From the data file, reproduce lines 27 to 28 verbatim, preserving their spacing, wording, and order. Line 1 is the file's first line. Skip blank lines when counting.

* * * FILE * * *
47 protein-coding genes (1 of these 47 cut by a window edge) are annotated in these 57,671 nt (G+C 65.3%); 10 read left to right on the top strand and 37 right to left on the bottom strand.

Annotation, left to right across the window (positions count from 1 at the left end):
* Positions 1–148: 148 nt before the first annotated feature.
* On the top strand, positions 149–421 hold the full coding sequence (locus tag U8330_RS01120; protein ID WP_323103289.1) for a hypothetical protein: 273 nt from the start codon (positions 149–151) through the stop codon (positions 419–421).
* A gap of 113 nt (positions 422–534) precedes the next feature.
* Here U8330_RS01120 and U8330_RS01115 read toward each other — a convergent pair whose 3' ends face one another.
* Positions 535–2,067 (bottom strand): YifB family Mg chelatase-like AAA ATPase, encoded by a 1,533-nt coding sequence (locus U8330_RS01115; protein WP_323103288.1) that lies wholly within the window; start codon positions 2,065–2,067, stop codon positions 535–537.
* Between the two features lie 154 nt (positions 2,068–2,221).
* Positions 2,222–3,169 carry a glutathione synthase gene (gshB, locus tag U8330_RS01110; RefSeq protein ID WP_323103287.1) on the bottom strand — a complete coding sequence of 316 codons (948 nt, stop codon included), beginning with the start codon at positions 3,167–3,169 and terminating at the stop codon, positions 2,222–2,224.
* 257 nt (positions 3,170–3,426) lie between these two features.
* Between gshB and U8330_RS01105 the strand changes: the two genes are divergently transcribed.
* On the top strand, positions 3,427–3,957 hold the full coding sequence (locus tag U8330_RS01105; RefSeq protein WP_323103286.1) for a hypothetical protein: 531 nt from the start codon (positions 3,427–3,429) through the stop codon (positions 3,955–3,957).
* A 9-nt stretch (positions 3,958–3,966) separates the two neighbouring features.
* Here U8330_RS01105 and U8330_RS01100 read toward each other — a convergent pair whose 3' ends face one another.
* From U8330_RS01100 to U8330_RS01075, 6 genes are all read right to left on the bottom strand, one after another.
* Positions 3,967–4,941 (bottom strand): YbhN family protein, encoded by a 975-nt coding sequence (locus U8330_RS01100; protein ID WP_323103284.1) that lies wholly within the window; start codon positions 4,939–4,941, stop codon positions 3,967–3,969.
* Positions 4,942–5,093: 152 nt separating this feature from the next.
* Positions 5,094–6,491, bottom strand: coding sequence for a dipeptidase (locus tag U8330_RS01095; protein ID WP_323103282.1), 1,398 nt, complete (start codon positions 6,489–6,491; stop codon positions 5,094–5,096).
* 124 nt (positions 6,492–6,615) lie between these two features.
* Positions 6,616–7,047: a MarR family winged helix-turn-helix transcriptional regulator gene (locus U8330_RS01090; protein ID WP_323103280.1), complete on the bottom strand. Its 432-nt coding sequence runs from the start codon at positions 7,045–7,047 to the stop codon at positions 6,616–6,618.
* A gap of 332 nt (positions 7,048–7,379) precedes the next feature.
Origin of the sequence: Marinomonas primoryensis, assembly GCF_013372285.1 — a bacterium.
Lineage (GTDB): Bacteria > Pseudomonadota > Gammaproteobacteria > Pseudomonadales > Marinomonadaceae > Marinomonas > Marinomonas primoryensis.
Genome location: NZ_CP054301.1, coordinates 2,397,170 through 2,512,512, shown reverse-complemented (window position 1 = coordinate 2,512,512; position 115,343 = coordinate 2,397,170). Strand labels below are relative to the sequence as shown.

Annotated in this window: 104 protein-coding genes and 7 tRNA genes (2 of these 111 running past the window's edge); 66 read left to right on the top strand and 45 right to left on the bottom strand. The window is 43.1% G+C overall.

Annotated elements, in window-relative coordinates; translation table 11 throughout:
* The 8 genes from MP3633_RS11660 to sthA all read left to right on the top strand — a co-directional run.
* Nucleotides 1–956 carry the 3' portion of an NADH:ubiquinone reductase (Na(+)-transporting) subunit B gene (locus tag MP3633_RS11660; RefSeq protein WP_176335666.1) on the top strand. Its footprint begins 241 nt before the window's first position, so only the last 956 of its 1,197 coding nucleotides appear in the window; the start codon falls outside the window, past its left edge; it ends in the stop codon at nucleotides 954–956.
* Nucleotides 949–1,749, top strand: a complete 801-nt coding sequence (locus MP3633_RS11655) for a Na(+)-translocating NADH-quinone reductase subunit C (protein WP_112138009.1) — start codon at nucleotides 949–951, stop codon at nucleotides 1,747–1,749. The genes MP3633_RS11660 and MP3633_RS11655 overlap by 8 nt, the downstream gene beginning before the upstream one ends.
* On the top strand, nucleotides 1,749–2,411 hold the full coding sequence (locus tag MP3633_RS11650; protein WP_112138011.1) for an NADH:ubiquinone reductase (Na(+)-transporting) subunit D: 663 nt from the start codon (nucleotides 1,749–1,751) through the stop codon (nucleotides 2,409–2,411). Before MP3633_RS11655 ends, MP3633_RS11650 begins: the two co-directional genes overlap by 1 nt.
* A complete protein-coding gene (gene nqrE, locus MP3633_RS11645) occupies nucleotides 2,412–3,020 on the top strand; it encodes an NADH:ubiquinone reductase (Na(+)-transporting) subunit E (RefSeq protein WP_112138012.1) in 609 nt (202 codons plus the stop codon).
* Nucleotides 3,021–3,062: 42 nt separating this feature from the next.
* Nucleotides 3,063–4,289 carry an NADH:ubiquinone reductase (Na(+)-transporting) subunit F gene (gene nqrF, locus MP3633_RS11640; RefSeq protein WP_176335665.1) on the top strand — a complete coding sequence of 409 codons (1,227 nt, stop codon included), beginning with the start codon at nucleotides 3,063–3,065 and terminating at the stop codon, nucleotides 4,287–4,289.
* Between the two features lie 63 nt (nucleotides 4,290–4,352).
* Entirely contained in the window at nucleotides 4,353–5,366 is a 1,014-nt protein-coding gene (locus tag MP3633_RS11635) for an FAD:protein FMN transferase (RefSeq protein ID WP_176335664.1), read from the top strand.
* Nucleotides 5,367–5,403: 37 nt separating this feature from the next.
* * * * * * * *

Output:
* The 8 genes from MP3633_RS11660 to sthA all read left to right on the top strand — a co-directional run.
* Nucleotides 1–956 carry the 3' portion of an NADH:ubiquinone reductase (Na(+)-transporting) subunit B gene (locus tag MP3633_RS11660; RefSeq protein WP_176335666.1) on the top strand. Its footprint begins 241 nt before the window's first position, so only the last 956 of its 1,197 coding nucleotides appear in the window; the start codon falls outside the window, past its left edge; it ends in the stop codon at nucleotides 954–956.